Olympic Bobsledder Who Killed Himself Likely had C.T.E.

Olympic Bobsledder Who Killed Himself Likely had C.T.E.

The family of a bobsledder who tragically lost their life at the Olympics has filed a lawsuit against the organisation.

The family of bobsledder Pavle Jovanovic, who committed suicide days after the Beijing Olympics’ closing ceremony, has filed a lawsuit against the Olympics.

Olympic Bobsledder Who Killed Himself Likely had C.T.E.

Olympic Bobsledder Who Killed Himself Likely had C.T.E.

In a complaint filed on Wednesday, Pavle Jovanovic’s brother claims the Olympics did not do enough to warn and safeguard his brother against traumatic brain injuries. Jovanovic committed himself shortly after the Sochi Games.

The lawsuit claims that Jovanovic had brain problems from being jostled around in the bobsled for years, leading to depression and eventually his suicide in 2020, at the age of 43.

Soon after his death, an examination confirmed that Jovanovic had CTE, a degenerative brain disease typically found in high-impact sports like football players and boxers.

Jovanovic is the first person to ever be diagnosed with CTE who competed in a sliding sport.

According to the 139-page lawsuit, Jovanovic committed himself because the symptoms of CTE were too unbearable.

According to the allegation, “he was competing against an opponent who does not lose.”

According to the complaint, after suffering a traumatic brain injury, Jovanovic turned to alcohol and by 2013 was showing symptoms similar to those of Parkinson’s disease.

The lawsuit accuses the Olympic Committee of covering up the seriousness of sled head injuries sustained by members of the U.S. bobsled team for decades.

The lawsuit contends that the Olympics was aware of the dangers posed by bobsledding to Jovanovic (called “Pauly” in the complaint) and other participants but did nothing to prevent them or warn them.

“Defendants failed to warn and protect Pauly and the other athletes who have taken their own lives as a result of injuries sustained from repeated head trauma, despite knowledge of the decades of medical science detailing the development of traumatic brain injuries in athletes who are exposed to brain trauma and the use of’sled head’ within the sport of bobsledding.

The defendants “failed to inform him of the dangers of repetitive head injuries but instead actively hid those risks,” the lawsuit states.

It is alleged in the complaint that the United States Olympic and Paralympic Committee (USOPC), which is also named, failed to ensure Jovanovic’s safety.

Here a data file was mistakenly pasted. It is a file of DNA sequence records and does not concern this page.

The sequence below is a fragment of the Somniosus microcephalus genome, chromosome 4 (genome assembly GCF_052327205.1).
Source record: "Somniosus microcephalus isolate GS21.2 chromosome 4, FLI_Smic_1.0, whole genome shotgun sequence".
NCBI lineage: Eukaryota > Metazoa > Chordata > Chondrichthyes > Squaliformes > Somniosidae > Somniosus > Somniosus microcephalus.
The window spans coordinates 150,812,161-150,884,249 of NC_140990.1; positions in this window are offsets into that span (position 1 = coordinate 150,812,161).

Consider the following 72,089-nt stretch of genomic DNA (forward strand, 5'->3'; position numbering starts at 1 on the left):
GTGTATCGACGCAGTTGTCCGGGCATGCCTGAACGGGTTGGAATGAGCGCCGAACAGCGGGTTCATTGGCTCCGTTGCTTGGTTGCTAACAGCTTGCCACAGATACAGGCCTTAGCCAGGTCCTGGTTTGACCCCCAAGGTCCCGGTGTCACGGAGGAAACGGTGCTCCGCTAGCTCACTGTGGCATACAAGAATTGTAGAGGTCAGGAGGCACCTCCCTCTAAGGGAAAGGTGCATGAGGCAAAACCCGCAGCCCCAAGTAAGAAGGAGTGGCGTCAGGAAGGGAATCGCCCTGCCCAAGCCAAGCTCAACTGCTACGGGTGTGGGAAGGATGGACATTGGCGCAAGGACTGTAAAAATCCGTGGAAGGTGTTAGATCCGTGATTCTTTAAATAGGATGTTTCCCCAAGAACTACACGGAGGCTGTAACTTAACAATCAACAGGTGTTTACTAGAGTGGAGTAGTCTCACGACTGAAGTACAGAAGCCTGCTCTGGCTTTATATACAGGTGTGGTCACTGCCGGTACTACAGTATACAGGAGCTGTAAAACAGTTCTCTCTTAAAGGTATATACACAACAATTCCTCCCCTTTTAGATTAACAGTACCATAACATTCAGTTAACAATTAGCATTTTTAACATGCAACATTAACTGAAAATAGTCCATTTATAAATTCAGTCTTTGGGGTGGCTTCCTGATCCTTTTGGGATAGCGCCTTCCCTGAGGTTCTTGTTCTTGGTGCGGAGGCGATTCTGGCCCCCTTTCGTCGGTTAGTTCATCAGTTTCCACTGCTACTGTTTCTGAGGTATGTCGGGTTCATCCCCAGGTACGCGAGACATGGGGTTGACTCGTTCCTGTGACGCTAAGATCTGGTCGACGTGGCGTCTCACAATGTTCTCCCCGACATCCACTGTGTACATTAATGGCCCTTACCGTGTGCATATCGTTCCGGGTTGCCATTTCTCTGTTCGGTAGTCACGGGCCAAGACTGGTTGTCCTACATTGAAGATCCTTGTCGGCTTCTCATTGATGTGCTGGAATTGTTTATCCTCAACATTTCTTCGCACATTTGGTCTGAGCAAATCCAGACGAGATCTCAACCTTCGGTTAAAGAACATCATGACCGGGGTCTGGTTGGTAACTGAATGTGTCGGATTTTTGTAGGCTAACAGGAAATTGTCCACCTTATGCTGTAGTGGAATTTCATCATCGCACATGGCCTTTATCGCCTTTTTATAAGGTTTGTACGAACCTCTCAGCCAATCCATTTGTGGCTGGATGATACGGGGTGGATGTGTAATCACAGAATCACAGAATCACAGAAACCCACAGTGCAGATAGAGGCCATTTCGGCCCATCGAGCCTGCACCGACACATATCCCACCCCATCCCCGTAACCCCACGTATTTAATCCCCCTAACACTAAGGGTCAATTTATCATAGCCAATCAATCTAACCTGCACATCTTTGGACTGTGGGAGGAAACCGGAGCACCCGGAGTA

According to the complaint, the International Olympic Committee put commercial concerns ahead of athlete welfare by airing highlight reels of each ride and placing an emphasis on speed.

Acute and chronic risks linked with head hits are downplayed in these efforts to enhance viewing and exploit the perils of the sport, according to the lawsuit. There is a pervasive attitude of looking out for one’s own financial interests at the expense of players’ health and safety.

While tragic, Jovanovic’s suicide is not unique among Olympic bobsledders.

Two more people have taken their own lives and five others have attempted suicide since 2013. Two American bobsledders, including 2010 Olympic gold medalist Steven Holcomb, have died of drug overdoses.

After testing positive for a banned drug in the 2002 Olympics, Jovanovic was barred from competing for two years. Jovanovic insisted he had no idea the supplement he was taking included the illegal substance.

When he died, the US Olympic Planning Committee (USOPC) was emphasising the importance of athletes’ emotional well-being, as reported in a Team USA article.

According to the article, “The USOPC is focused on creating awareness surrounding mental health resources and needs within the Team USA community and promoting a culture that encourages proactively seeking and delivering mental health care for everyone.”

A native of New Jersey, Jovanovic spent almost a decade as one of the world’s best “brakemen” on the bobsled team. In bobsled, he has dominated the World Cup, winning 19 medals.


Other organisations named as defendants in the complaint include the United States Bobsled and Skeleton Federation and the International Bobsleigh and Skeleton Federation.

Nicholas Jovanovic, Pavle’s brother, is being represented by Patrick D’Arcy, of the law firm D’Arcy Johnson Day. Emails seeking comment from him went unanswered for some time.


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